It isn't that difficult. Use a good tire lube, and not dish soap. I use a 5 gallon pail to hold the wheel up while I'm spooning a tire on and off. Keeps the rim from getting trashed. Also, gravity is your friend when mounting a tire. If you choose to work with it rather than against it.
I did all of mine solo. No one around to help. Breaking the bead is the hardest part to me.
Taking my time over accurately setting the master rivet ink, and not using the awful clip link.
I don't know how many times this discussion needs to take place. There is NOTHING wrong with a properly installed clip link. I've run them for decades and NEVER had one fail. NEVER. They are not awful, they work quite well.
The thing is, you need virtually the same equipment to install either one. The link must be pressed together before installing the clip, and it must be pressed together before peening the rivet pins. Either way, you need a chain press.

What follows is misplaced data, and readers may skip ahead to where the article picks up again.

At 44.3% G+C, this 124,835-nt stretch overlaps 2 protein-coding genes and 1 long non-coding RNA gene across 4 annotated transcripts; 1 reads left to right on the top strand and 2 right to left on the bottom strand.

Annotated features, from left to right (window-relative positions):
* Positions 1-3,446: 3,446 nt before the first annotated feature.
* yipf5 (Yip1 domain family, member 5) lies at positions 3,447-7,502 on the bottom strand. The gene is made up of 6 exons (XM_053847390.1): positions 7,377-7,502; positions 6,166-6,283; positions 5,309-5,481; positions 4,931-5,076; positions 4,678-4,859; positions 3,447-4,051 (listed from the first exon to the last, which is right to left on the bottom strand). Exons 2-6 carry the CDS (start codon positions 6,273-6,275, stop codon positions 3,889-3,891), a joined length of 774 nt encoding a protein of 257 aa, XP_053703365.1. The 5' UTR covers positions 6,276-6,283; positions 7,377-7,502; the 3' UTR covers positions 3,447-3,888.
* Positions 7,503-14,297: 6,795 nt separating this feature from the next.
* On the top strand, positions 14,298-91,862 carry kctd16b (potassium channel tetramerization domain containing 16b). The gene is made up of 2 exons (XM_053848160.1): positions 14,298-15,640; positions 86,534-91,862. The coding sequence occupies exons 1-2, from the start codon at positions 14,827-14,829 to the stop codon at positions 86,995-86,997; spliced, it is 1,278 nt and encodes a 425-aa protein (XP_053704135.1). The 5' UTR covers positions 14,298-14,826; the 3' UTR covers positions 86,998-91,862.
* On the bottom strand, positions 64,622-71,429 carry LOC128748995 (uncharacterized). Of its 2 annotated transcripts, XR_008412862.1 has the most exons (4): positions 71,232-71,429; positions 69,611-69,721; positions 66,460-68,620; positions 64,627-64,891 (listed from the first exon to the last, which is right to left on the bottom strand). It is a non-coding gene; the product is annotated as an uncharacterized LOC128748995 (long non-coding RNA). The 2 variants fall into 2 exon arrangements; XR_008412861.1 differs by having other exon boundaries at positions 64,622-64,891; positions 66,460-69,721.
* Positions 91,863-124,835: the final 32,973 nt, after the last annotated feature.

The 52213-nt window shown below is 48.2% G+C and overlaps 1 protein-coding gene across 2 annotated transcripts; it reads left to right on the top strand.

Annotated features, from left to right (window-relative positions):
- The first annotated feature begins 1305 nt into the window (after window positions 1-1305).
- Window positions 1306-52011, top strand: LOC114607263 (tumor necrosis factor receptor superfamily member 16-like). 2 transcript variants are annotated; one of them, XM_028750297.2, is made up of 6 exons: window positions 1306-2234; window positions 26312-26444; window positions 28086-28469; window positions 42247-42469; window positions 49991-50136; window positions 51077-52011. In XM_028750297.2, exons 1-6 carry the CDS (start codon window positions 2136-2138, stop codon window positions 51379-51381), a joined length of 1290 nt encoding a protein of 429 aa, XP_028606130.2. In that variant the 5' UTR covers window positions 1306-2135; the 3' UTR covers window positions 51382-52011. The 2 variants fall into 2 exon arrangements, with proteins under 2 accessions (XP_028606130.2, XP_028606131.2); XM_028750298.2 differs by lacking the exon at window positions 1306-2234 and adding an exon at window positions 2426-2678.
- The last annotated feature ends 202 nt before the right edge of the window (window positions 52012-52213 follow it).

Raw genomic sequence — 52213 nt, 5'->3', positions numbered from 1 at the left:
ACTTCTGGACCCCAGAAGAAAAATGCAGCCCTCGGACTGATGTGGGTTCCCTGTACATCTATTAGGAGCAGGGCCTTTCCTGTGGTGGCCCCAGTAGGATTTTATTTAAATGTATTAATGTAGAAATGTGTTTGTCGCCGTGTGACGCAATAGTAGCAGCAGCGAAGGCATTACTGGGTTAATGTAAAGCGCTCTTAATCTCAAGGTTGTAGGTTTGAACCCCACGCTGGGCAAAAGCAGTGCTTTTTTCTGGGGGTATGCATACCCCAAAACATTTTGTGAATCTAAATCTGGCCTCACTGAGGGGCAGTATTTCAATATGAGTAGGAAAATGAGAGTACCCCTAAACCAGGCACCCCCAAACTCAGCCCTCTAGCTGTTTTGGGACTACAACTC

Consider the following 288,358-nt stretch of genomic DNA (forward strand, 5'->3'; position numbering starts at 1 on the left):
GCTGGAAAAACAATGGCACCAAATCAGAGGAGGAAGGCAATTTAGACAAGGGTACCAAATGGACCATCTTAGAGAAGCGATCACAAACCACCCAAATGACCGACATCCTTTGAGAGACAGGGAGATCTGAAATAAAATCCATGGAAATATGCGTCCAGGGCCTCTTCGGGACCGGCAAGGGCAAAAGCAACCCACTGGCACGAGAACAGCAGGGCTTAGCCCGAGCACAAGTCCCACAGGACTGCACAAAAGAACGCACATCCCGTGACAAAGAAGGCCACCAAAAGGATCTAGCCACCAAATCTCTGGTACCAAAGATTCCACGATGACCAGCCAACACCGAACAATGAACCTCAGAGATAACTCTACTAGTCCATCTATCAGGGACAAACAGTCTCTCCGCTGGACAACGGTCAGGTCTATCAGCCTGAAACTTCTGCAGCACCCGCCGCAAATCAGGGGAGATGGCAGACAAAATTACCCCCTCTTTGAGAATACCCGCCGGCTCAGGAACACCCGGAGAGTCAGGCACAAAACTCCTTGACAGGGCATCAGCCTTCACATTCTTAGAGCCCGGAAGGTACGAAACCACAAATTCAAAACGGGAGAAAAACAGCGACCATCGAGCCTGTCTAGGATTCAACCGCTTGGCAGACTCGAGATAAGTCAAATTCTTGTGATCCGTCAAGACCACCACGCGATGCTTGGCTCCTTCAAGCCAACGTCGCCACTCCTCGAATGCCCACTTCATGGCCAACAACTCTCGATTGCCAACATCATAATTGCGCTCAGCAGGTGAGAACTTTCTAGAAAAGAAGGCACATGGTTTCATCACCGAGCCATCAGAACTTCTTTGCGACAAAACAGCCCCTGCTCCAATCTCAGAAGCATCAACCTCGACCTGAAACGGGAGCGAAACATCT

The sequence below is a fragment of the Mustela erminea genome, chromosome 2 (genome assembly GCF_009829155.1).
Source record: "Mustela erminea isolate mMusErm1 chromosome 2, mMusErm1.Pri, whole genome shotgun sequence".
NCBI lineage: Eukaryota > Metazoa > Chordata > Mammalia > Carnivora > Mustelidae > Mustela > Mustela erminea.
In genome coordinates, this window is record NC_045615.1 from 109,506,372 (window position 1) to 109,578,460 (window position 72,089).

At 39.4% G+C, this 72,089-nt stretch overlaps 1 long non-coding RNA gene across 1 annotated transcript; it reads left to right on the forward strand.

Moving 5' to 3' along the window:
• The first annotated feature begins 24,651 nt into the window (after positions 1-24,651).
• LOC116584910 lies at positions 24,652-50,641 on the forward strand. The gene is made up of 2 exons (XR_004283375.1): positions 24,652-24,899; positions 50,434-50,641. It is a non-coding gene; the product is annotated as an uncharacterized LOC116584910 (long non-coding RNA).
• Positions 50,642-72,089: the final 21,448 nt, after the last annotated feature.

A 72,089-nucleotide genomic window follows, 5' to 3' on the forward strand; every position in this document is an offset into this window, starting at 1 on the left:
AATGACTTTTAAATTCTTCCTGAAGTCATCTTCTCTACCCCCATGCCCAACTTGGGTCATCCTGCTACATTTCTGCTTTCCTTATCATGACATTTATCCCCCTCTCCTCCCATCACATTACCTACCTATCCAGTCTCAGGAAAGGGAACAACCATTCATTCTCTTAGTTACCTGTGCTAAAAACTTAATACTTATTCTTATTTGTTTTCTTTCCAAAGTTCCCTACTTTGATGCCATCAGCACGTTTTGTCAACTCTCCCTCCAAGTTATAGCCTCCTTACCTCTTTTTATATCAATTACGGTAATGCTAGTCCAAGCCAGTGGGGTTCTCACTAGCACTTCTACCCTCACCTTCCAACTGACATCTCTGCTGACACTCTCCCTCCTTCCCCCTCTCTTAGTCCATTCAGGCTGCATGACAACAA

I've done this in the past using a C-clamp and some flat stock but I finally just broke down and bought a whole kit. Now I can use either.
If you were to use a clip link, make sure you press the link together, then install the clip so the open end is facing away from the direction of travel.
Do both those things and you'll never have an issue with a clip link failing. As stated, I ran them for decades and never lost a clip, never had a link fail. Then again, I take good care of my chains and inspect them closely every 500 to 1000 miles.....sean
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My garage: 2000.5 Aprilia Mille R, 2000 Ducati 996, 1994 EX500 basket case, 1993 Ducati 900 SS, 2004 Suzuki GSXR600, 1992 GSXR750 oil boiler, 1983 Suzuki XN-85 Turbo